« AnteriorContinuar »
MEDITATION ON THE TOP OF THE DOME OF ST
Even now, where Alpine solitudes ascend,
London, 4th April 1820. ELEVATED far above London, and even the tops of the highest spires, I feel as if I were the only individual in this great metropolis that breathes uncontaminated air. The cloud of smoke rolling to the westward, increasing in its progress, and obscuring the most fashionable part of the town, is the only sign of life that I see in this great wilderness of houses, except in the immediate vicinity of St Paul's Church-yard, where carriages and crowds on the streets are seen ; otherwise it has the appearance of an extensive cemetery. The spires, monuments, and obelisks appear to mark where
the more illustrious dead are laid. The houses are built so close, and the streets so narrow, that it is only a few of the leading streets that are seen, and they appear as avenues to the dwellings of the dead.
Majestic Thames rolling its waters to the ocean, with numberless wherries skiffing along its bosom, and the surrounding scenery of hill and dale, diversified with villages, impress the mind with nobler ideas than all this undefinable mass of building. How varied must the scenes be that are now passing around me, though hid from my view! How many at this moment are entering on life's transitory scene, while others, wearied with its fluctuating cares and sorrows, and worn with toil and disease to life's lowest ebb, are leaving their material dwellings to join the world of disembodied spirits ! Thousands are now dancing on the giddy maze of folly, careless of their fellow-mortals, who are lying on beds of languishing, and are sick of life. Evanescent are all earthly enjoyments; they wither at the touch of time, and too often leave their votaries the prey of sorrow and disease; too low is the hope that is built beneath the heavens, it is liable to be blasted by every changing breeze. Man but flutters for a few years, and then is gone! Like the fly eddying within the vortex of the candle, every circle draws it nearer destruction; so every year bringeth man nearer the grave... The lot of all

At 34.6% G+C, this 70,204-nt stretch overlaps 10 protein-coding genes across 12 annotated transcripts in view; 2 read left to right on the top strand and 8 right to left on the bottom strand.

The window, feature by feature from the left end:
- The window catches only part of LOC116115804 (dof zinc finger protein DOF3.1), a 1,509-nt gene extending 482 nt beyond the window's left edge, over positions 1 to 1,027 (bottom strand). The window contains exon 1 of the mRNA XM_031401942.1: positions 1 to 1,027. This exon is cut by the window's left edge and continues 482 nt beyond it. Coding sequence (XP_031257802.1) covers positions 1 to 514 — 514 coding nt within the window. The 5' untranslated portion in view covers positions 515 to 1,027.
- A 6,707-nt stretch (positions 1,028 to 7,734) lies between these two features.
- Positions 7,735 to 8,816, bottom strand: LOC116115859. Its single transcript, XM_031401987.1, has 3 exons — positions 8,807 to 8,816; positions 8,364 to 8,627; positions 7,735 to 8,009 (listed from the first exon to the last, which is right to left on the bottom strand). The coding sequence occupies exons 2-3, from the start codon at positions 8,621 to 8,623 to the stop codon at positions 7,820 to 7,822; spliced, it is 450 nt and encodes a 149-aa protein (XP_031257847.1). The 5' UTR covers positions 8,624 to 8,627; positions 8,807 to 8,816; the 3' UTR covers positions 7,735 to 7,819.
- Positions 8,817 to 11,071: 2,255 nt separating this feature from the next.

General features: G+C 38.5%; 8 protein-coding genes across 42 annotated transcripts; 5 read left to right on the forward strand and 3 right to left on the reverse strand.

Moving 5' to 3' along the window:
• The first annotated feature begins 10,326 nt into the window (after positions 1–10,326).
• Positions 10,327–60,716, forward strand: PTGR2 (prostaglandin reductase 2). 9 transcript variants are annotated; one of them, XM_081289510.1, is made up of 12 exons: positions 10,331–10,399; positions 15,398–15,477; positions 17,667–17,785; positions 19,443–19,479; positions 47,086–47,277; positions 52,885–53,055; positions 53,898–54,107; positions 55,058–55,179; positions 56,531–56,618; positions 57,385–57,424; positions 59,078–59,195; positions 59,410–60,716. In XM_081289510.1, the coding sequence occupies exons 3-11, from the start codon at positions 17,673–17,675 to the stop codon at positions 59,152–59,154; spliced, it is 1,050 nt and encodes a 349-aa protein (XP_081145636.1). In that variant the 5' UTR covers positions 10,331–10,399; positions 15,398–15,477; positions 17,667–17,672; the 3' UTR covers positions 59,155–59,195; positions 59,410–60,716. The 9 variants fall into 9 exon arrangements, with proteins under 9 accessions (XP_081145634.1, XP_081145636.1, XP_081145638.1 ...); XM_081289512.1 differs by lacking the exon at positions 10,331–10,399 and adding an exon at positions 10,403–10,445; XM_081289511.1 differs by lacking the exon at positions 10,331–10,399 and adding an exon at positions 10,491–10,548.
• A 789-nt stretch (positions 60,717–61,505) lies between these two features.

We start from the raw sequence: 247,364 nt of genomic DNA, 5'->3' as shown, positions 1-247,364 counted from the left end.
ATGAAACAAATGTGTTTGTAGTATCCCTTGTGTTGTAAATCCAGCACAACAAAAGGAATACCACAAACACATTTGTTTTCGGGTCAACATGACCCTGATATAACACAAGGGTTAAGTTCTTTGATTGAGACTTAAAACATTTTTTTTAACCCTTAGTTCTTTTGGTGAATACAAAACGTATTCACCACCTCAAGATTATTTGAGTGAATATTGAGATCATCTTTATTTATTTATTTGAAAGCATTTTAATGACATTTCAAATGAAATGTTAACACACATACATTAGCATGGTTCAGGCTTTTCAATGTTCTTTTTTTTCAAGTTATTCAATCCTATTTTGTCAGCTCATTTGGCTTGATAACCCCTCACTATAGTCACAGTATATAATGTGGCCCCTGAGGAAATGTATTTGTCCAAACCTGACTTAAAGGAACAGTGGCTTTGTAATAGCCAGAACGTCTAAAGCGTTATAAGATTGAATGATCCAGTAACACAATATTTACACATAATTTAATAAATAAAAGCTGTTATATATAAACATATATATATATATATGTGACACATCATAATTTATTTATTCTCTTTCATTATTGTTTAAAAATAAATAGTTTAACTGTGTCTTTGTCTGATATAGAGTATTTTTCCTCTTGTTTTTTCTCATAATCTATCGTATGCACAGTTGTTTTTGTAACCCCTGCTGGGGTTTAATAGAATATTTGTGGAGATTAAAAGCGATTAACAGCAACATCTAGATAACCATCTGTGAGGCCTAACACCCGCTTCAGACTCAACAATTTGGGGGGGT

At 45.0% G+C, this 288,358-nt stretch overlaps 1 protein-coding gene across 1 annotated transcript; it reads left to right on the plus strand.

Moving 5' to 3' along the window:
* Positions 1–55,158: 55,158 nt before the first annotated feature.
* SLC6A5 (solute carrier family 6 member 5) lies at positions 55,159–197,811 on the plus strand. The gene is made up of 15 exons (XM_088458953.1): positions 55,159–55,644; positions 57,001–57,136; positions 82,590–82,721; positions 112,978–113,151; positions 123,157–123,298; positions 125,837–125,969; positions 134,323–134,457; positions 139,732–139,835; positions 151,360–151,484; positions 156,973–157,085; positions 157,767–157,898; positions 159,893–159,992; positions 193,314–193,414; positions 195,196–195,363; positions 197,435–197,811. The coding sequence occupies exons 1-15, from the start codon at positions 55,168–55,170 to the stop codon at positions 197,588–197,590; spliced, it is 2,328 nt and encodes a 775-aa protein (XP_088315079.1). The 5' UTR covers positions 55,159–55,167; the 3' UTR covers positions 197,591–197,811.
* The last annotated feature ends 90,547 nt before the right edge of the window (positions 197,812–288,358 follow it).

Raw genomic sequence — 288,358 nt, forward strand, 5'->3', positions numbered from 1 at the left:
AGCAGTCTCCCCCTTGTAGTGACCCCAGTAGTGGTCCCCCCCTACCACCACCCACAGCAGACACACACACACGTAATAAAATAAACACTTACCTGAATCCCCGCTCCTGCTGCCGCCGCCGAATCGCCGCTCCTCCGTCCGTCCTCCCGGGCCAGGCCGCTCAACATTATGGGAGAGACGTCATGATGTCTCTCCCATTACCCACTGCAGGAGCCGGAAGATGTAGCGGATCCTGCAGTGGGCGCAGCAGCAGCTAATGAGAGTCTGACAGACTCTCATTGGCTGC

human grandeur is to dissolve in ruin ; race succeeds race; they tread awhile this mixed scene, then vanish away, and all their labours soon decay ; even the time will come when this ornament of art will crumble to dust.
The deep-toned organ now bursts on my ear, and now it dies away ; again it reverberates with redoubled force; now I hear the sweet voices of the choristers singing Jehovah's praise. How sweet is praise ! it is the most exalted part of devotion. In praise, the soul rises with all that assurance and filial love with which children approach their parents. How sweet the song of Jesus' love! it is a theme of praise in which Abraham rejoiced, and Jesse's son touched the strings of sweetest melody; it is a song which all the saints on earth sing with gladness, and the blest in heaven sing for ever.
In the view to the east, Cheapside, the Bank of England, and the Royal Exchange, recall to the mind the accumulating power of commerce, and the great sums of wealth that lie buried from the view. Can wealth be a blessing when it is denied to the greater part of the children of God ? In tracing the progress of the sons of poverty up to wealth, and the general effect it has on society, we too frequently find, that as their wealth increases their piety decreases. They assume an importance above their fellows: valuing others in proportion to their possessions. They despise and contemn others who are
not as rich as themselves. Therefore, it need not surprise us that God, in his providence, deprives his children of this world's wealth, that they may be heirs of eternal life. The Monument commemorates that dreadful conflagration which laid London in ashes. When the whole city was in flames, the feelings of the inhabitants must have been agonizing; they beheld their city burning, their possessions perishing, and a great portion of them perhaps had little hope of a future rest! To them it mụst have been the extreme of horror and despair ! faint emblem of the wicked in the day of judgment, when the elements shall melt with fervent heat, and this terrestrial dwelling vanish from their sight. When the blackness of darkness settles on their souls at the fiat of that awful voice, “ Depart from me, ye cursed, into everlasting fire, prepared for the devil and his angels; for I was hungry, and ye gave me no meat; I was thirsty, and ye gave me no drink; I was a stranger, and ye
took me not in; naked, and ye clothed me not; sick, and in prison, but ye
visited me not." The Tower leads the mind to meditate on the times that are gone. It once was the seat of royalty, but now the depository of the instruments of death and the trophies of war. Here many a bold assertor of liberty hath been immured, and here the whimsical and cruel Henry the Eighth bebeaded Anne Boleyn, his queen. .